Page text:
2. Brian says:

      I think the mentality is more that a Jeep could be rescued with a portable gas can. Waiting for a week while your solar panels slowly charge your car is hardly appealing to someone “stuck in a creek”.

      And just because most Jeeps aren’t used in the wilderness doesn’t mean none are. My friend’s step father will just randomly drive his into the back woods of NH on his commute home, just to mix things up. Others buy Jeeps because of the possibilities (even if they are never actually realized).

      I think a PHEV Jeep is a good fit for the brand, but I worry about the buyer demographic’s acceptance of the technology more than the company’s implementation.

      1. David Stone says:

        I know what you mean, but of course it might be quite a hike to fill that can and bring it back 😉

        Also I doubt there are many people who drive a whole gas tank’s worth of miles through the wilderness, so for them the gas version is the one they would chose anyway, so there should not be a problem with this.

        1. Nix says:

          No need to hike to get a can of gas. Just grab a full can off the back, and fill ‘er up. Most even modestly serious offroaders have the 5 gallon red army-style cans mounted on aftermarket swing-out tire carriers that are required to carry oversized spare tires. (The standard spare tire carrier on the back of a Wrangler sucks for oversized tires, so everyone gets an aftermarket tire carrier when they install oversized tires.) They are ubiquitous among Jeepers, along with the iconic Hi-Lift Jack.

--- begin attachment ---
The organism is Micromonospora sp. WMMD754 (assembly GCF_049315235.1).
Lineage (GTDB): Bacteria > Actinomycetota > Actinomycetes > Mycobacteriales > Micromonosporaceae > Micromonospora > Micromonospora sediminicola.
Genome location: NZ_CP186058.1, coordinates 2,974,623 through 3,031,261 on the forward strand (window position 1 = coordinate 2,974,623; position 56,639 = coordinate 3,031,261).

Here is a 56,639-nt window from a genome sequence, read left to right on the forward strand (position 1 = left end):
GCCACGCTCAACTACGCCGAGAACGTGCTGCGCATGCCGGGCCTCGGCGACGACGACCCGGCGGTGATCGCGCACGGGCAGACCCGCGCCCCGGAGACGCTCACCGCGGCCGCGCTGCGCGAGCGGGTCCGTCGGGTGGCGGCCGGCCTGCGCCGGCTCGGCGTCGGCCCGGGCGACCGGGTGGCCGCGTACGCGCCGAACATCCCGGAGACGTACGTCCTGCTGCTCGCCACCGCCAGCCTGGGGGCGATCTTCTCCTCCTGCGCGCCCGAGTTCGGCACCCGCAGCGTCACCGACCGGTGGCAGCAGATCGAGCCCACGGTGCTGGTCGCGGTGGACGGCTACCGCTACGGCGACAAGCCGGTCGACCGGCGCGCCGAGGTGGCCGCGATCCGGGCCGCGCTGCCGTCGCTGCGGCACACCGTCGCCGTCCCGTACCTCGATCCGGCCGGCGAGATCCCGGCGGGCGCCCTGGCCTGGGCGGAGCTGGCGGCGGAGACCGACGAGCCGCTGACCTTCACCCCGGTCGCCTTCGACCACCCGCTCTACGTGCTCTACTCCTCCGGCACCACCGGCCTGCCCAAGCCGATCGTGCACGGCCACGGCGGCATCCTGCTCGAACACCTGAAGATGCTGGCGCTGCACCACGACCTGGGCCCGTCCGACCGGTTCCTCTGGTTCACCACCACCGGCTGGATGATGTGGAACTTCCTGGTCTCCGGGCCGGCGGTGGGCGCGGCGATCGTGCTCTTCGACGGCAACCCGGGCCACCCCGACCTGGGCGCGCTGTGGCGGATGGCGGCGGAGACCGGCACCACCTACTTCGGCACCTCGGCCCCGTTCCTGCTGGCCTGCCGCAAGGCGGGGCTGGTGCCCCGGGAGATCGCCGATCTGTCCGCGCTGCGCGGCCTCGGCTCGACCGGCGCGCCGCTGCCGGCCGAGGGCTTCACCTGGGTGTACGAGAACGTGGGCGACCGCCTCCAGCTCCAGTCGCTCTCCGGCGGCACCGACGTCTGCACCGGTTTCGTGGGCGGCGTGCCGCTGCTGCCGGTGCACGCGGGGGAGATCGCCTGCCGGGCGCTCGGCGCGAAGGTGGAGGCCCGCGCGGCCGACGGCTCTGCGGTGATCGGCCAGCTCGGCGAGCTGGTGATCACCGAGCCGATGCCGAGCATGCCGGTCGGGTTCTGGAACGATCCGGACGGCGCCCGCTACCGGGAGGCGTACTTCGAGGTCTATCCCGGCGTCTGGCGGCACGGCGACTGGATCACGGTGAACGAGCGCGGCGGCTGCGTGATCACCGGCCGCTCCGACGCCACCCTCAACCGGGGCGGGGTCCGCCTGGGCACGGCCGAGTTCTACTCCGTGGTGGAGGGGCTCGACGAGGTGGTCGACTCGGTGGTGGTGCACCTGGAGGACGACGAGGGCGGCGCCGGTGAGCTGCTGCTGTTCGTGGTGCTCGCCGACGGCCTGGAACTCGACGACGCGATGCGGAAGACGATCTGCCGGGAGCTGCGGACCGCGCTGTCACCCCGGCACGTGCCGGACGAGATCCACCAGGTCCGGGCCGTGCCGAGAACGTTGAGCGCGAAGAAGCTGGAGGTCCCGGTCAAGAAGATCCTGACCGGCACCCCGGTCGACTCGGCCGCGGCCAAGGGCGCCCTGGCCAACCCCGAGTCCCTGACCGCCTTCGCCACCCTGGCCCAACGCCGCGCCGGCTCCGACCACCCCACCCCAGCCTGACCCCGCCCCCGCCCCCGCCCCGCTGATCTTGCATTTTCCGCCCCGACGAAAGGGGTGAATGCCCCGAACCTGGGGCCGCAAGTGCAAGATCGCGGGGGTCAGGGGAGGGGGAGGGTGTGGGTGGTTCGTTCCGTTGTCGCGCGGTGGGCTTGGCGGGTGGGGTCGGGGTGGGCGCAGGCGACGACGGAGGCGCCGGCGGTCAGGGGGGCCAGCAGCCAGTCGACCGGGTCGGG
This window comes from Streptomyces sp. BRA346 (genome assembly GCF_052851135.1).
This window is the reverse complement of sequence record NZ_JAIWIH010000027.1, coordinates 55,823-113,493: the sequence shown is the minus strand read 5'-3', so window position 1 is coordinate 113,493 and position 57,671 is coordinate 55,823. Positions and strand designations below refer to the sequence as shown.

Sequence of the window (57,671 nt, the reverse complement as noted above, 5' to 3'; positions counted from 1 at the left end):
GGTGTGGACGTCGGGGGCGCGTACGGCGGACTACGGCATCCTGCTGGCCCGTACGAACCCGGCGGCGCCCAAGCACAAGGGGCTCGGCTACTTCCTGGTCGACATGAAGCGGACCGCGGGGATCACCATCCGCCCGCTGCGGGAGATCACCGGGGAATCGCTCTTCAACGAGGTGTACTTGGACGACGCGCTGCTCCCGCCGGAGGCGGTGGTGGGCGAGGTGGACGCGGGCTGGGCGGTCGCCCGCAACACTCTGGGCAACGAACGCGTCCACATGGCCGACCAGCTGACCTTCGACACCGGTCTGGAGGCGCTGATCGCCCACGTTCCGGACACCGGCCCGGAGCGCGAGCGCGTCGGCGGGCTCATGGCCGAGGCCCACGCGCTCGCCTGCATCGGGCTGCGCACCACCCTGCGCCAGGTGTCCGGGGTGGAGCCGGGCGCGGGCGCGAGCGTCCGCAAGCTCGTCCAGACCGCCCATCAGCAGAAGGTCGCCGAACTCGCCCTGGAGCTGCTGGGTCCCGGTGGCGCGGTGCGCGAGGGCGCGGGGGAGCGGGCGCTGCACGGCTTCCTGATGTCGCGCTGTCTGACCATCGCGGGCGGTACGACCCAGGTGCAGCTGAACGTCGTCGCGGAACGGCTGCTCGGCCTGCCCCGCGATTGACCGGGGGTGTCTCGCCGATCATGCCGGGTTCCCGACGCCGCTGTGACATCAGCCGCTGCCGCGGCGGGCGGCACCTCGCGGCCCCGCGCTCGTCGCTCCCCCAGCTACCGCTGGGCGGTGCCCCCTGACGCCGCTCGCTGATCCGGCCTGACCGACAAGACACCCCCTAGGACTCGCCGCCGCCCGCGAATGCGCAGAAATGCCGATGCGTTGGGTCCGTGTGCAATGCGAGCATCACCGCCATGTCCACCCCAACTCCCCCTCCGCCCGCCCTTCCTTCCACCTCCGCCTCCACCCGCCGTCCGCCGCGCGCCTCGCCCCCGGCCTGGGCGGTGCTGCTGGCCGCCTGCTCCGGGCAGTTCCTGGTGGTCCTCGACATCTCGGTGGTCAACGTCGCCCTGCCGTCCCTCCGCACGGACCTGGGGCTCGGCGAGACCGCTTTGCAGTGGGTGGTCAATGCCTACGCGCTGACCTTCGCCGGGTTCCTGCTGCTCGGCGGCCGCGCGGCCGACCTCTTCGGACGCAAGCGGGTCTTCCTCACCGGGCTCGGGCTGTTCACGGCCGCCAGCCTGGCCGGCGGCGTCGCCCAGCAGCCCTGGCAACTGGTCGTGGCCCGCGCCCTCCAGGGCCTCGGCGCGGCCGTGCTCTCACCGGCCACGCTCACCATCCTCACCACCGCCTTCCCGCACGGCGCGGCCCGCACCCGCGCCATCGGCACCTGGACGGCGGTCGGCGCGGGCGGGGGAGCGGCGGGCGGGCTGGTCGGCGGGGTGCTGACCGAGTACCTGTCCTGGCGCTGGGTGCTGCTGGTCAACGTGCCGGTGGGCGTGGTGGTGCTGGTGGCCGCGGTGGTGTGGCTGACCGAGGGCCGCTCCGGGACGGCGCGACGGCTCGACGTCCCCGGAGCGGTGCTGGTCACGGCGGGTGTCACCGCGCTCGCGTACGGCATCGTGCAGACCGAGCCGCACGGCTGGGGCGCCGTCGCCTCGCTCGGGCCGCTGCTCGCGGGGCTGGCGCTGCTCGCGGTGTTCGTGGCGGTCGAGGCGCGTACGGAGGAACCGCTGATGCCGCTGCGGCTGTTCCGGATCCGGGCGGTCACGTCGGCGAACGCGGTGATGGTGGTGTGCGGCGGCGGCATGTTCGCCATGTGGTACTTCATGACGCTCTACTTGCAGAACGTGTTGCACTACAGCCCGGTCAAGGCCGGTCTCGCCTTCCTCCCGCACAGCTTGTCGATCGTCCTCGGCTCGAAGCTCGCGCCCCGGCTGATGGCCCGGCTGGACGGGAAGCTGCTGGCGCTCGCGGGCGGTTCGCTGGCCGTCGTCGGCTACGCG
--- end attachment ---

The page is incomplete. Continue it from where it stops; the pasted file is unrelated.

I agree that we Jeepers would definitely choose a gas or diesel over a pure EV. A PHEV would be an option, but it would be really expensive to add the costs of a PHEV drivetrain on top of an already expensive Rubicon model that offroaders prefer.

          1. David Stone says:

            “Just grab a full can off the back”
            That is still a fixed, set range. It just means a slightly larger gas tank, more reserve.

            You still would never be able to procure more fuel in the wilderness when you run out.

            1. Nix says:

              I see, pure survival situation, like a post apocalyptic disaster where you are caught completely unprepared and have to flee to the mountains. (Because if it weren’t a survival situation, I’d just grab the second gas can off the tire rack and be back to the trail head…)

              I’m pretty sure I could figure out how to build a moonshine distillery, and run a gas engine on moonshine much faster than most folks could fabricate a solar panel, and a power inverter to convert DC solar output to AC power that most EV’s need to plug into.

              Besides, I could use the gas or moonshine along with a fuel pump and a spark plug to build a flame thrower to use against the Zombie hoards.

              1. David Stone says:

                Second gas can: same difference.

                Panels exist and can be carried in the car.

                Moonshine distilleries exist but are not as readily available in portable form.
                Good luck finding the materials in the wilderness and building it from scratch.

                It would be difficult to get away from the hoards if you are using all your fuel to burn them 😉

  2. Open-Mind says:

    It sounds like you are describing people who should continue to purchase an ICE Jeep, which they should also (IMHO) continue to make.